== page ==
A logo does not cost $12. – life+running

A logo does not cost $12.

graphic design isn't about making things look pretty — though, this graphic is purposely pretty // lifeplusrunning.com

Graphic design is not about making things look pretty.  Design solves visual problems. It’s about effective communication. Pretty is just a fortunate side effect of most designs.

In a world of “graphics artists” and self-proclaimed designers who are to design what joggers are to running, why should I be surprised to see pre-fab logos for sale for $10-12 each? And that these “logos” are being repurposed/reused for different clients?

The words “pre-fab” and “logo” do not belong in the same book, paragraph — let alone sentence. Unless the sentence is “A logo is not something that can be pre-fabricated because logo design is unique to each individual’s needs.

This post isn’t about logos. Or about the insane prices that non-designers posing as designers are charging for their work.

I’m educating you on real vs. fake designers. I’ve heard too many horror stories about clients getting burned when working with a designer that he or she thought was legit. Fake designers typically count on the client to tell them exactly what they want, and are essentially pixel-pushers and color changers. What if the client really doesn’t know what he or she wants? And what if, like most cases I see, the client wants something that is completely different than what is best for their brand? A fake designer selling $12 logo designs probably isn’t going to create a legit logo solution — just some pretty pixels.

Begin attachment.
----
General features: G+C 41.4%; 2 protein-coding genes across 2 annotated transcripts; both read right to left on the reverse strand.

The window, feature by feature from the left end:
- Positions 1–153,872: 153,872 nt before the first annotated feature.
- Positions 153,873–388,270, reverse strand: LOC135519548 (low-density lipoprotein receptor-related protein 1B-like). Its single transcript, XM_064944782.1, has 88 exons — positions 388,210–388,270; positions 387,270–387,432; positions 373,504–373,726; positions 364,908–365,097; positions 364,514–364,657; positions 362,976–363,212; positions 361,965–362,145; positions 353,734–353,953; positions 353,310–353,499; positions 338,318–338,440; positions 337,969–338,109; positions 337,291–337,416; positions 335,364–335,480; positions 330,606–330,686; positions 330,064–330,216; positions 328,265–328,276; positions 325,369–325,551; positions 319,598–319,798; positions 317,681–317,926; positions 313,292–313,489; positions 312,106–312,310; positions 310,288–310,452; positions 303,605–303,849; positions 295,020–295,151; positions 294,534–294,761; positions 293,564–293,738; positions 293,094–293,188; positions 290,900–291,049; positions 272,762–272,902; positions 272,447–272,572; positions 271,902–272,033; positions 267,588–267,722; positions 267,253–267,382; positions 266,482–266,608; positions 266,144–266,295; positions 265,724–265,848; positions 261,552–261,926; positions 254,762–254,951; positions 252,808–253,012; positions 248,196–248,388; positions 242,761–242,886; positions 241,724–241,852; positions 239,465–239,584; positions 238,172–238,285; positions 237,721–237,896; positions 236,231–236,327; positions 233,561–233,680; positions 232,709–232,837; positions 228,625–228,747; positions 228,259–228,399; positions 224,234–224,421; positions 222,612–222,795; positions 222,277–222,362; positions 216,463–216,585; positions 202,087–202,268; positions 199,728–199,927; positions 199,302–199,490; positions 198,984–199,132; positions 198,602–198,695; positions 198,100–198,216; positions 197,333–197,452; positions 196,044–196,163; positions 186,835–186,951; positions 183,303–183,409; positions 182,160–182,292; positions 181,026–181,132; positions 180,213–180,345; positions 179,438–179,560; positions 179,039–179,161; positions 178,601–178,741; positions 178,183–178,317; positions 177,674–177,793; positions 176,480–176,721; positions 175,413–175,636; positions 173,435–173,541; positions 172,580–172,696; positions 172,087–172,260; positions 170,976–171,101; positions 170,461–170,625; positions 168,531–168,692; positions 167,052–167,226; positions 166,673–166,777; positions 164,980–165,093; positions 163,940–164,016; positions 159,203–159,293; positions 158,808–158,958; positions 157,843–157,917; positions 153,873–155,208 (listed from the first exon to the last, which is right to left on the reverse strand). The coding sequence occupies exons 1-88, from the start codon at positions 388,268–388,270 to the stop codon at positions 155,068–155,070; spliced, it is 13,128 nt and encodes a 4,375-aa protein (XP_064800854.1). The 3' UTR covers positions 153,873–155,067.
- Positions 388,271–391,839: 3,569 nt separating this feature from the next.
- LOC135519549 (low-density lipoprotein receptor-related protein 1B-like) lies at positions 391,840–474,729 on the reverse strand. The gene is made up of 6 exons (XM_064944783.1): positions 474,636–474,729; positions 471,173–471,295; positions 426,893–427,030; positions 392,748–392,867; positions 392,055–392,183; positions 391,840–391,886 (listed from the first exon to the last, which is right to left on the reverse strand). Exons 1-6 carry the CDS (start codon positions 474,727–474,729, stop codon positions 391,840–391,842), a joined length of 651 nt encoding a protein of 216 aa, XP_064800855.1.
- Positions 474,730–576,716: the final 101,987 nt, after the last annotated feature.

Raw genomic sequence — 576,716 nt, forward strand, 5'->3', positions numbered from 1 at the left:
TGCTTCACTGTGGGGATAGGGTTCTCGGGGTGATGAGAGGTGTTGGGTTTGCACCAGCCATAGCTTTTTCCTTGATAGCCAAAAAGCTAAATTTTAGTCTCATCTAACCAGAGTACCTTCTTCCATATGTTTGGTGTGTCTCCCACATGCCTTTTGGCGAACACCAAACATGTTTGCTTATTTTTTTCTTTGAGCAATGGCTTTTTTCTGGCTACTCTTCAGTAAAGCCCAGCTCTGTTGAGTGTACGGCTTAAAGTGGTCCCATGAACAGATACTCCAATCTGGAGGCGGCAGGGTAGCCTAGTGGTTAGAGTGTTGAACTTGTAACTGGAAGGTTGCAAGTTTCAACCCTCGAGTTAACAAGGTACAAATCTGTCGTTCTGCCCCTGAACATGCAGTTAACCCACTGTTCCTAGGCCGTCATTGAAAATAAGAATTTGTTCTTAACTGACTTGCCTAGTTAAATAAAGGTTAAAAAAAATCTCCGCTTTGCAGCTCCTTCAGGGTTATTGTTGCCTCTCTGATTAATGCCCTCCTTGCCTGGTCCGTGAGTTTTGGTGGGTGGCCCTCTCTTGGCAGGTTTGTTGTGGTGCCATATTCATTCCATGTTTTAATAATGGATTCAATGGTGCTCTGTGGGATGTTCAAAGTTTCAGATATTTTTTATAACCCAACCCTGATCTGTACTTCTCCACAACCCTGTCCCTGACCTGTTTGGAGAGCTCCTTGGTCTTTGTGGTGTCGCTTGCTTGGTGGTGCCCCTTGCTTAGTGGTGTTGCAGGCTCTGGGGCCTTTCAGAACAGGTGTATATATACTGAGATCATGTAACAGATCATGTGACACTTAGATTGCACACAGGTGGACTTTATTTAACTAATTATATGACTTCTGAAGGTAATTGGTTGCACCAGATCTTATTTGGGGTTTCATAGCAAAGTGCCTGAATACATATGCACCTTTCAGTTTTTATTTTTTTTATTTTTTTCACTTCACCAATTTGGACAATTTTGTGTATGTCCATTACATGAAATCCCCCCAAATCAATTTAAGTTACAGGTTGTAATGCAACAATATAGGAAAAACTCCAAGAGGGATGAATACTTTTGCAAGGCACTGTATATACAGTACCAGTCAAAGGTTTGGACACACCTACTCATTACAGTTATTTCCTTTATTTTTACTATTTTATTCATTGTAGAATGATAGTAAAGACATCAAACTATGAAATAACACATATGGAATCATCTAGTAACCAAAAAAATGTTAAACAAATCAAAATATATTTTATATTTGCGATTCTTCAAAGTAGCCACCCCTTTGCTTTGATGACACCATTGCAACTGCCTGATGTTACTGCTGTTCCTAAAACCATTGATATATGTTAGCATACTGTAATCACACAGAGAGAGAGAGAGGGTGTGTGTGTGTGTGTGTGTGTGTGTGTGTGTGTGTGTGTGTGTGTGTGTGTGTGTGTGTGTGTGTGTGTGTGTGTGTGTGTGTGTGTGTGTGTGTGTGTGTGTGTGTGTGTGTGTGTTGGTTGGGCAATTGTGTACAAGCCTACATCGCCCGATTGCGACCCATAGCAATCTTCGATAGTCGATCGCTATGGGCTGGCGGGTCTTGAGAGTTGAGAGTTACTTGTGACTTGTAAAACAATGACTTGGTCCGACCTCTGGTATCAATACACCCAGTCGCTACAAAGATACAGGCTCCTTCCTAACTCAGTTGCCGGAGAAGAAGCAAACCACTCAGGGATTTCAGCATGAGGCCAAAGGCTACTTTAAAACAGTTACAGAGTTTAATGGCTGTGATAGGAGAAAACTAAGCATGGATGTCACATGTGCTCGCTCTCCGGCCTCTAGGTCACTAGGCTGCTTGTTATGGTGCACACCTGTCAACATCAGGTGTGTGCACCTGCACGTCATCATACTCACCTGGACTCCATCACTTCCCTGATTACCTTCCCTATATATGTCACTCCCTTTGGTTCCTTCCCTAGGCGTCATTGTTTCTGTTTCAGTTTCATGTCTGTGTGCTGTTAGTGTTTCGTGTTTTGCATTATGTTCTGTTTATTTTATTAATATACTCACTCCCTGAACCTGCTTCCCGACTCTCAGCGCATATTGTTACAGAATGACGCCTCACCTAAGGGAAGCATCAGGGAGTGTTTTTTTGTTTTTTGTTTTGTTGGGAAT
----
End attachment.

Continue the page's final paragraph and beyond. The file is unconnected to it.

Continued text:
Real designers are problem solvers. This is what sets us apart from those who want to earn a little extra cash by learning Photoshop on YouTube over the weekend.

I’m not saying that you HAVE to have a fancy schmancy art school degree in graphic design to be a real designer. Though, having that degree typically means you’ve been versed in all the key skills that graphic design.

I’m also not saying you always have to go with a real graphic designer* (though that would be nice), but instead, I’m asking you to do your research before choosing a designer so you know what you’re going to get.

A graphic designer possesses these qualities (designer folk — please feel free to discuss edits to this in the comments section):

  1. Problem-solving skills. yes, you make things look pretty, generally, but you ask the appropriate questions to get the best vehicle for communicating the client’s needs.
  2. Self respect, and respect for the profession. No self-respecting designer would ever charge $12 for a logo — unless their hourly rate was $12, and the logo took them an hour. But if it takes you an hour to crank out a logo, then clearly, you haven’t put enough thought into the design. And no self-respecting designer would create a purple-polka-dotted-unicorn-comic-sans blog header just because the client wants it. Nobody … unless you are selling purple-polka-dotted-unicorns, in which case it would be an appropriate solution (even the *cringe* comic sans).
  3. A level of perfectionism. Graphic designers are born from the most OCD human beings on the planet. Things communicate better when they’re in harmony, and harmony is created by noticing the little things — like how pieces line up together, and the thickness and quality of line, to name a few little things.